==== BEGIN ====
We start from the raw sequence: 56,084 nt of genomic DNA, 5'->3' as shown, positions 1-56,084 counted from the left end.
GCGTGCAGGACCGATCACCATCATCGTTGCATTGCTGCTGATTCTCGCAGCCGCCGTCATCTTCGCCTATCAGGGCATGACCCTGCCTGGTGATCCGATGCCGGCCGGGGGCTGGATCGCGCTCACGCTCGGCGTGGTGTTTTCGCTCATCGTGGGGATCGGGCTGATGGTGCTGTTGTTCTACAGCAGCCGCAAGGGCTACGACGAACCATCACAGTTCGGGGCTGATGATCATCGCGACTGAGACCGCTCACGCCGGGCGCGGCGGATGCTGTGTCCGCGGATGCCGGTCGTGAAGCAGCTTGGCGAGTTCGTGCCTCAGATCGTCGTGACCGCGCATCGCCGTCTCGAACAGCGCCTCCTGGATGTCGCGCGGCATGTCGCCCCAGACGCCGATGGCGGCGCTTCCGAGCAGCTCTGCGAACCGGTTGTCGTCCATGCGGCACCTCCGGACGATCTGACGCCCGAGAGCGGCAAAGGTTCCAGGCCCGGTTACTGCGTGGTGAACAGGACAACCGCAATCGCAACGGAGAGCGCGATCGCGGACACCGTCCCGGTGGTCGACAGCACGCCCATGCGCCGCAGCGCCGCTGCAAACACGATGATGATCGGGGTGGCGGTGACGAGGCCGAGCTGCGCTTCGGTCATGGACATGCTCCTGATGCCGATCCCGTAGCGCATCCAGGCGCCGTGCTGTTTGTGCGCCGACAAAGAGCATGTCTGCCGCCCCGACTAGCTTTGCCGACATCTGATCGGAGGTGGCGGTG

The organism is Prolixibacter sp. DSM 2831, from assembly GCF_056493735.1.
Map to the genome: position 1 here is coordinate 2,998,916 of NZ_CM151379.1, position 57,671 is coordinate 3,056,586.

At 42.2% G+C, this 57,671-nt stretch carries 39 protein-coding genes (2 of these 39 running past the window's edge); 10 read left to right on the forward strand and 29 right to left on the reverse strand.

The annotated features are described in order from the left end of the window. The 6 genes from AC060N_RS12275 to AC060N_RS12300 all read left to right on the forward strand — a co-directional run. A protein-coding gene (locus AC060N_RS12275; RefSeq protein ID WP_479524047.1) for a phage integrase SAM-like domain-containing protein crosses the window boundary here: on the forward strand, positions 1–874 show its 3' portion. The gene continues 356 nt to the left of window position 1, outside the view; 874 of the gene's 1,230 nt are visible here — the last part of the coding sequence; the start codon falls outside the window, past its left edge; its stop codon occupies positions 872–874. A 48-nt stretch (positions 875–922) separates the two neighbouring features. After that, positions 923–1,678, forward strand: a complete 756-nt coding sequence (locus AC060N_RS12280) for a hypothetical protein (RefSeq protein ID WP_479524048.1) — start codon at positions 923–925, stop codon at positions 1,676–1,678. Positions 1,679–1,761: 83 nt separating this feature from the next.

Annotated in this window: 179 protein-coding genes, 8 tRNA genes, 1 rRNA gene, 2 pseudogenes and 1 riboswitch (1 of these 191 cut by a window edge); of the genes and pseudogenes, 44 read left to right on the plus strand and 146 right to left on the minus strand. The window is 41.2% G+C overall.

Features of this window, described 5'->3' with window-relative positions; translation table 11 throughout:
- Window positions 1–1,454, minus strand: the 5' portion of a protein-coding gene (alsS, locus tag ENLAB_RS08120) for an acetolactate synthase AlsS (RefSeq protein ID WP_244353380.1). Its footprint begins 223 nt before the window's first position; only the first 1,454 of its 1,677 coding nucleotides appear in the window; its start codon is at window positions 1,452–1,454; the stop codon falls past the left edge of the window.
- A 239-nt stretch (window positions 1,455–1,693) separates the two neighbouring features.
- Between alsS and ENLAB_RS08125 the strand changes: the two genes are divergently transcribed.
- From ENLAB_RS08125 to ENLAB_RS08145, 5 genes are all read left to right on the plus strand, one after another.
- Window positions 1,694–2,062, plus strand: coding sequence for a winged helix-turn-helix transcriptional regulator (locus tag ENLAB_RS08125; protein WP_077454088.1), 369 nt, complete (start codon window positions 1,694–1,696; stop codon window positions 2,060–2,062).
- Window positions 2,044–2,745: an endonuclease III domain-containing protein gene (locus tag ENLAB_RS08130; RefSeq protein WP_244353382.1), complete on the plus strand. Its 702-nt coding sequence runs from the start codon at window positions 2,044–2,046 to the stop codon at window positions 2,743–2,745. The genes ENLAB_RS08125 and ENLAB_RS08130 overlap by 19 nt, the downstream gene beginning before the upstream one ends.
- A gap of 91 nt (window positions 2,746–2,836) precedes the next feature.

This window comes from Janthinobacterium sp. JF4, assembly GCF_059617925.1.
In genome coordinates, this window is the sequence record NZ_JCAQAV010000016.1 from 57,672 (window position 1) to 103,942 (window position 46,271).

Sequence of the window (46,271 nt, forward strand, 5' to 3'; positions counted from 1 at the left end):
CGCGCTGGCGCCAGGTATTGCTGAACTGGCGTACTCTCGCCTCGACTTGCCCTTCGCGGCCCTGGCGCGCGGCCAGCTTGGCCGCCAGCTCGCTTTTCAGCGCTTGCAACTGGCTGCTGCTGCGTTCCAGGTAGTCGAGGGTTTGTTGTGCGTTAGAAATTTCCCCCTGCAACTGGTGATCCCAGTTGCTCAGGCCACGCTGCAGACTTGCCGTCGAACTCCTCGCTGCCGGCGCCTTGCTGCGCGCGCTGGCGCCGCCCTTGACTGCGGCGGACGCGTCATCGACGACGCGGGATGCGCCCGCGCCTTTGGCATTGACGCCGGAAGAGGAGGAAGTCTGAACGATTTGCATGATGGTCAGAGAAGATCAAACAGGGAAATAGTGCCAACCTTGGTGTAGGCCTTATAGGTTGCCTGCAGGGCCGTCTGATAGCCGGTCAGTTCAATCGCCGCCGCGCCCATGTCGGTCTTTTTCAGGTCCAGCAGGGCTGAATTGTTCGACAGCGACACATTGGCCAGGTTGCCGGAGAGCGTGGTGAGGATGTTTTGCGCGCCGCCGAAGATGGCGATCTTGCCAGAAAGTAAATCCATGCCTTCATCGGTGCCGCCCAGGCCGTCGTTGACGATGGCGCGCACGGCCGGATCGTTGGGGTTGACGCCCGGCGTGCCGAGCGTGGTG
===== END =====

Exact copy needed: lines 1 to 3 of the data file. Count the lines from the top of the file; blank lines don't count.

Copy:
We start from the raw sequence: 56,084 nt of genomic DNA, 5'->3' as shown, positions 1-56,084 counted from the left end.
GCGTGCAGGACCGATCACCATCATCGTTGCATTGCTGCTGATTCTCGCAGCCGCCGTCATCTTCGCCTATCAGGGCATGACCCTGCCTGGTGATCCGATGCCGGCCGGGGGCTGGATCGCGCTCACGCTCGGCGTGGTGTTTTCGCTCATCGTGGGGATCGGGCTGATGGTGCTGTTGTTCTACAGCAGCCGCAAGGGCTACGACGAACCATCACAGTTCGGGGCTGATGATCATCGCGACTGAGACCGCTCACGCCGGGCGCGGCGGATGCTGTGTCCGCGGATGCCGGTCGTGAAGCAGCTTGGCGAGTTCGTGCCTCAGATCGTCGTGACCGCGCATCGCCGTCTCGAACAGCGCCTCCTGGATGTCGCGCGGCATGTCGCCCCAGACGCCGATGGCGGCGCTTCCGAGCAGCTCTGCGAACCGGTTGTCGTCCATGCGGCACCTCCGGACGATCTGACGCCCGAGAGCGGCAAAGGTTCCAGGCCCGGTTACTGCGTGGTGAACAGGACAACCGCAATCGCAACGGAGAGCGCGATCGCGGACACCGTCCCGGTGGTCGACAGCACGCCCATGCGCCGCAGCGCCGCTGCAAACACGATGATGATCGGGGTGGCGGTGACGAGGCCGAGCTGCGCTTCGGTCATGGACATGCTCCTGATGCCGATCCCGTAGCGCATCCAGGCGCCGTGCTGTTTGTGCGCCGACAAAGAGCATGTCTGCCGCCCCGACTAGCTTTGCCGACATCTGATCGGAGGTGGCGGTG

The organism is Prolixibacter sp. DSM 2831, from assembly GCF_056493735.1.